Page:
Showing posts with label panelists. Show all posts
Showing posts with label panelists. Show all posts

19 September 2023

Bouchercon takeaways: being a successful panelist

Like some of you reading this, I recently attended this year's Bouchercon, which is touted as the world's largest mystery convention. It's held in a different city each year. This year, approximately 1,700 crime/mystery readers and writers converged in San Diego, where--among other things--we participated in and attended panels devoted to crime fiction. 

I like panels. I like learning new things and finding new-to-me authors whose books I'm excited to read. I probably attend more panels on average than many other people do at conventions like this. Some people actually leave the convention hotel to tour the city! Me, wherever we go, I attend the panels. This is partly a byproduct of having been the program chair of Malice Domestic from 2008 - 2014. If you live and breathe panels for as long as I did, you get attached and you like going to ones that sound good. Of course, I became program chair because I loved going to panels and thought I could do a good job at creating and scheduling them, so I guess this is a chicken-or-the-egg situation. But I digress.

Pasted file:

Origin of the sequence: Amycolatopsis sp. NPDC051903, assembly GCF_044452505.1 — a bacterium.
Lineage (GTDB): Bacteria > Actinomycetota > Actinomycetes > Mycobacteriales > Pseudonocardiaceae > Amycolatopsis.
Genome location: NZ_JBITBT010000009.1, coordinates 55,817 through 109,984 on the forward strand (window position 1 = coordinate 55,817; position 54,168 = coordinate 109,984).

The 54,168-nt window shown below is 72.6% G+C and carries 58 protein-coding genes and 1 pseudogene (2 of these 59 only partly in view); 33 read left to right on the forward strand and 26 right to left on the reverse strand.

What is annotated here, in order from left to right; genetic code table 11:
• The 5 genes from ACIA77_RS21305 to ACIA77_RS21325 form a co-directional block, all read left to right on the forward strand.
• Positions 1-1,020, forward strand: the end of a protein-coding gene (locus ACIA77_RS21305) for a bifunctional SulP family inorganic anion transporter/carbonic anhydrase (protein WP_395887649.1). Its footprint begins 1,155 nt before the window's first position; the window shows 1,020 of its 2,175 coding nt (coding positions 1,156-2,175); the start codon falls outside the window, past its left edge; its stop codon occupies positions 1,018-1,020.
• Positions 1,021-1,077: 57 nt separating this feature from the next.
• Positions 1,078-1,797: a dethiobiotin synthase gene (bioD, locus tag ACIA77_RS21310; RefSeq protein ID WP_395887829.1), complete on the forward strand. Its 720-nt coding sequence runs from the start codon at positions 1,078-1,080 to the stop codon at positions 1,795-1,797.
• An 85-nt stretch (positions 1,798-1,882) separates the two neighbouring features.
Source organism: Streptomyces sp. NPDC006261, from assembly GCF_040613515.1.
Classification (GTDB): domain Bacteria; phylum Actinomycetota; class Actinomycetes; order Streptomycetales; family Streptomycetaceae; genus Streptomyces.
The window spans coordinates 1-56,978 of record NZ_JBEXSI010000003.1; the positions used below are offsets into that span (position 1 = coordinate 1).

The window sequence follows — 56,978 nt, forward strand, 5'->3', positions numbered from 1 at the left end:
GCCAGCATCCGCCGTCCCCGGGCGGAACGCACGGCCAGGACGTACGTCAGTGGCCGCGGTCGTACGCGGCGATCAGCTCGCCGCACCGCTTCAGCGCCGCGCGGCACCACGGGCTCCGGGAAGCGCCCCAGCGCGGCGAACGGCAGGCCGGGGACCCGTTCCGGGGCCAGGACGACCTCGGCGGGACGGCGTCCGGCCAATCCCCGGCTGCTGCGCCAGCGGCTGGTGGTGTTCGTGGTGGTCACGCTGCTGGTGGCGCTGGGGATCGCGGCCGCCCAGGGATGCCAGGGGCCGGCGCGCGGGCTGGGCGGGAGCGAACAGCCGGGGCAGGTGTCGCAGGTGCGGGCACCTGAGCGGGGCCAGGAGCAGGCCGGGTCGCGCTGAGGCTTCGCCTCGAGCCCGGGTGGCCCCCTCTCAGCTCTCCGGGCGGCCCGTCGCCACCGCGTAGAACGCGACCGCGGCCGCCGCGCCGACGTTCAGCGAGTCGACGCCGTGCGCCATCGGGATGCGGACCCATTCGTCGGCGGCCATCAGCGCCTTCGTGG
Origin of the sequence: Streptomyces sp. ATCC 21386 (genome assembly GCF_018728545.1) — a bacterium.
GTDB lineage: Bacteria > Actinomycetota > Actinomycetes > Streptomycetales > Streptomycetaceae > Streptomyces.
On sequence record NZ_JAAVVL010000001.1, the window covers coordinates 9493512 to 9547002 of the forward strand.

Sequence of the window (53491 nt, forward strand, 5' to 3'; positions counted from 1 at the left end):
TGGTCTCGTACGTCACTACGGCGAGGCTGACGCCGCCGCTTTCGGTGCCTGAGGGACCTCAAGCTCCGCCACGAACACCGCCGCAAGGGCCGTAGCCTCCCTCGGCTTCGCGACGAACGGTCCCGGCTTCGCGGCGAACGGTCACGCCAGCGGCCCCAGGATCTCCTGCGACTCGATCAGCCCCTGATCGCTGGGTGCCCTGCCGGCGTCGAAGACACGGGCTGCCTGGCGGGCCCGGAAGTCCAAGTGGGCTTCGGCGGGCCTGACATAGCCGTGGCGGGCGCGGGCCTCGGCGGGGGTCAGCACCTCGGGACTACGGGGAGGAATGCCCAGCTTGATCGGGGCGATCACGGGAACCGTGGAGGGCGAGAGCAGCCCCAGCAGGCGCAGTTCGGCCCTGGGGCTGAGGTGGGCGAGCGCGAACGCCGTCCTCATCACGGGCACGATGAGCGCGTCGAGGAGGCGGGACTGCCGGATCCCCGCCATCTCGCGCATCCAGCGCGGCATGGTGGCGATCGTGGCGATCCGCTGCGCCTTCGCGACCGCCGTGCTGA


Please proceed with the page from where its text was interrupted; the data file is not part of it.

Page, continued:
Bouchercon started on Wednesday afternoon this year instead of the usual Thursday morning. The extra half day of panels really made a difference. It made the convention seemed less rushed. It enabled more authors to be on panels. It gave attendees more chance to see panels on topics they were especially interested in because there often was more than one panel on a similar topic. For instance, this year they had several panels devoted to short stories, to which I say: two thumbs up.

This is all a lead-up to say that I attended a lot of panels at Bouchercon, and I noted some problems occurring in panel after panel after panel. The biggest one: too many panelists far too often do not speak into the microphone. That makes it difficult for people in the audience to hear you or hear you clearly. So, for future reference, here are my handy dandy tips for being a successful panelist:

  • Speak into the microphone. Either move the microphone so it is CLOSE to your lips or EVERY TIME you speak lean forward so it's close to your lips. If the mic is sitting in the middle of the table and you're sitting with good posture, chances are your mic is a foot away. That's too far. It will not pick up what you're saying well. Pretend the mic is your high school crush. Get up close and personal. A couple of inches between mouth and mic is about right.